In summary, we describe a novel whole blood assay that directly measures IC-induced neutrophil activation and degranulation. In addition, we demonstrate that susceptibility to neutrophil activation by ICs is an inherent characteristic for a given individual. In doing so, we not only confirm the broad cellular-activating properties of anti-PF4/heparin antibodies but also provide a possible explanation for the variability in clinical outcomes seen in patients with IC-mediated diseases.

The full-text version of this article contains a data supplement.

Acknowledgments

The authors thank John D. Lambris and Edimara S. Reis for providing CP40.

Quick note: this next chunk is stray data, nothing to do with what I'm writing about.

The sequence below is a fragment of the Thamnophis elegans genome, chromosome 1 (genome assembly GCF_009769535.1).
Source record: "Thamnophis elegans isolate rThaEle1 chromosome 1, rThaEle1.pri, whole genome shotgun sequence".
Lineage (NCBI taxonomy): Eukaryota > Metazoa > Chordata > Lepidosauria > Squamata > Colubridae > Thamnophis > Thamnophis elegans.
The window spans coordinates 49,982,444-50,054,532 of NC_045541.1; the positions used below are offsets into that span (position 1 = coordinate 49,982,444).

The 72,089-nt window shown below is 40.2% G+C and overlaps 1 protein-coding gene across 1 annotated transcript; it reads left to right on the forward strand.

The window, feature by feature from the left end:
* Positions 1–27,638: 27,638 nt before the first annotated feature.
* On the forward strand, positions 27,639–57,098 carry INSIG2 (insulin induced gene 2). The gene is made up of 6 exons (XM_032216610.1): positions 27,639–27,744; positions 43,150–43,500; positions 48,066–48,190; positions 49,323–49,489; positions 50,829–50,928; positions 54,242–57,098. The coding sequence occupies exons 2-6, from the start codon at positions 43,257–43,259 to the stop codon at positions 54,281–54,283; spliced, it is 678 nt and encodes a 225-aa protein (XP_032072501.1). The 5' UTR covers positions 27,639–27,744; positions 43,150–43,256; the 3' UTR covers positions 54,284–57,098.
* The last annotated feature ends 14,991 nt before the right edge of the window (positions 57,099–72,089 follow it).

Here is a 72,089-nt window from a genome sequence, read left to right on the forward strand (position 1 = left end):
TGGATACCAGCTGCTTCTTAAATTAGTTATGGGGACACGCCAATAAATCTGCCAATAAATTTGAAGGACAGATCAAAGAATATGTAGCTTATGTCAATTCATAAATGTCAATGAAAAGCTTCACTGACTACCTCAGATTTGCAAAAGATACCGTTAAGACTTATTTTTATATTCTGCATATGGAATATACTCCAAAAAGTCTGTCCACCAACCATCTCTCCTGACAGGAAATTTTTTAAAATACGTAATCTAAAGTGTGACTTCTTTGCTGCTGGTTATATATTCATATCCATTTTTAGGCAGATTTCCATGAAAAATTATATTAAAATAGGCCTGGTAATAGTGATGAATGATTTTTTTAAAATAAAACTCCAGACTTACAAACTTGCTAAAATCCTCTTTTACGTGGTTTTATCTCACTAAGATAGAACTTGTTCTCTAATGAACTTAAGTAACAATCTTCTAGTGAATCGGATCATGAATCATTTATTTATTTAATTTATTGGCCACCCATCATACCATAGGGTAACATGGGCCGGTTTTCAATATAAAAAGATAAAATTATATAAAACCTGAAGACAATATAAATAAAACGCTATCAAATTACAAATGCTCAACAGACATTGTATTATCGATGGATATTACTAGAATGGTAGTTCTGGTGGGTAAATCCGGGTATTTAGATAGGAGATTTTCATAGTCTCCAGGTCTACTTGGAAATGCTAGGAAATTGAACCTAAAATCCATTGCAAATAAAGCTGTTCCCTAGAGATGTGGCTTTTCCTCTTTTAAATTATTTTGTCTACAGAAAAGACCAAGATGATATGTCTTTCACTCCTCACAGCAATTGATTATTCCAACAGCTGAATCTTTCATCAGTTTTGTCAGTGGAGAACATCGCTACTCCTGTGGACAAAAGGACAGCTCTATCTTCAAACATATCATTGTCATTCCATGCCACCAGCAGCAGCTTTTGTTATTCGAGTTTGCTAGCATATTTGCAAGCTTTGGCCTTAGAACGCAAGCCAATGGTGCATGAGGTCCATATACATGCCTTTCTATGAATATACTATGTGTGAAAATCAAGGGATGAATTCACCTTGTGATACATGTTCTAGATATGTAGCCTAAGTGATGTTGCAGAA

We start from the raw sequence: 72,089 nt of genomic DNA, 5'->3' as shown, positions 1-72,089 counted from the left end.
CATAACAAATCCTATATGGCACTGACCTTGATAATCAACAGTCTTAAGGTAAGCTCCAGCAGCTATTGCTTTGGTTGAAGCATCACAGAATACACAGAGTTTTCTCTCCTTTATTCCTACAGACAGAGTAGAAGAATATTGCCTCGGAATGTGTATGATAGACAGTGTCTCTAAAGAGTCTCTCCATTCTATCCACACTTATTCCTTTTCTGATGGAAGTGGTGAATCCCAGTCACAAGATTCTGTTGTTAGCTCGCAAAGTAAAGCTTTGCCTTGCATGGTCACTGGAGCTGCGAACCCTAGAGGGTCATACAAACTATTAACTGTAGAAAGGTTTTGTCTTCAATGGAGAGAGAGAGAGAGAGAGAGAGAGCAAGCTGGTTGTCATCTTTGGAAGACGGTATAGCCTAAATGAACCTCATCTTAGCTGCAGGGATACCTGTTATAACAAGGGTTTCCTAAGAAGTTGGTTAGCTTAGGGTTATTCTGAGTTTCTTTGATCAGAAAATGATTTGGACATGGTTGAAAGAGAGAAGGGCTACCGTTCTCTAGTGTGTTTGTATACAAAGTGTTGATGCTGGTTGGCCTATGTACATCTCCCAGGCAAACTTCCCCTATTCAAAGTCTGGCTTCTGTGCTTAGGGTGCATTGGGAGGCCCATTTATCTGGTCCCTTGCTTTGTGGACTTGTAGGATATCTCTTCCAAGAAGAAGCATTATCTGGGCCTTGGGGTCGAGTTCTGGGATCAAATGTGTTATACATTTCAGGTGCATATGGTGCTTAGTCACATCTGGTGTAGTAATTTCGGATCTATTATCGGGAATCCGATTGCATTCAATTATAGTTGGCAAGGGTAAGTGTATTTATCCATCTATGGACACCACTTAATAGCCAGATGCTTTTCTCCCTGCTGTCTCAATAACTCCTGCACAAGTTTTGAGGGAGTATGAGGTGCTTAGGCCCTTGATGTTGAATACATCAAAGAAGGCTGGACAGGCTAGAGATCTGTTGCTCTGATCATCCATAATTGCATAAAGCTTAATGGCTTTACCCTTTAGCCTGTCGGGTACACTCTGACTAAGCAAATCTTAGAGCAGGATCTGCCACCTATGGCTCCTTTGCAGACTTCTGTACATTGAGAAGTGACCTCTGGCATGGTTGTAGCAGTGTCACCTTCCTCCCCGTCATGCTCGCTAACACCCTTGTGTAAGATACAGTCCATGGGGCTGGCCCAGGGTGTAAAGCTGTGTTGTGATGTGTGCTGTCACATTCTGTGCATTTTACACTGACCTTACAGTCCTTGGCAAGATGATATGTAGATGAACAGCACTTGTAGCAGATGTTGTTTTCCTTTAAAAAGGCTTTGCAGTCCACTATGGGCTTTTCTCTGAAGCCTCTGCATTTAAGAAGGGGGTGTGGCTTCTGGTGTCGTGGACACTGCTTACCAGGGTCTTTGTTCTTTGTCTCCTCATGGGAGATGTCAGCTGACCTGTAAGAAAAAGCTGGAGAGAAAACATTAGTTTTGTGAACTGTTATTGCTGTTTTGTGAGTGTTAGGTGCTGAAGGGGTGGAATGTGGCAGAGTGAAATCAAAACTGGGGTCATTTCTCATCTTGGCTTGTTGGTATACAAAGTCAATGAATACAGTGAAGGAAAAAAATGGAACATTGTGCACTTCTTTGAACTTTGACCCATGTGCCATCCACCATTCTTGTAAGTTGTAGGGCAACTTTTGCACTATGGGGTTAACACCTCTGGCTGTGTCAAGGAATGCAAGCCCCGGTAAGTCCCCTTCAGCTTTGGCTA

This work was supported by a National Institutes of Health, National Heart, Lung, and Blood Institute grant (K08HL127183) (G.M.L.).

Authorship

Contribution: G.M.L., M.D., G.M.A., S.K., and M.K. conceived of and designed the study, collected and assembled the data, analyzed and interpreted the data, wrote the manuscript, and gave final approval of the manuscript; and G.M.L. and G.M.A. provided study materials or patients.

Conflict-of-interest disclosure: The authors declare no competing financial interests.

Correspondence: Grace M. Lee, Division of Hematology, Duke University Medical Center, DUMC Box 3486, Room 356, Alex H. Sands Building, Research Dr, Durham, NC 27710; e-mail: grace.lee@duke.edu.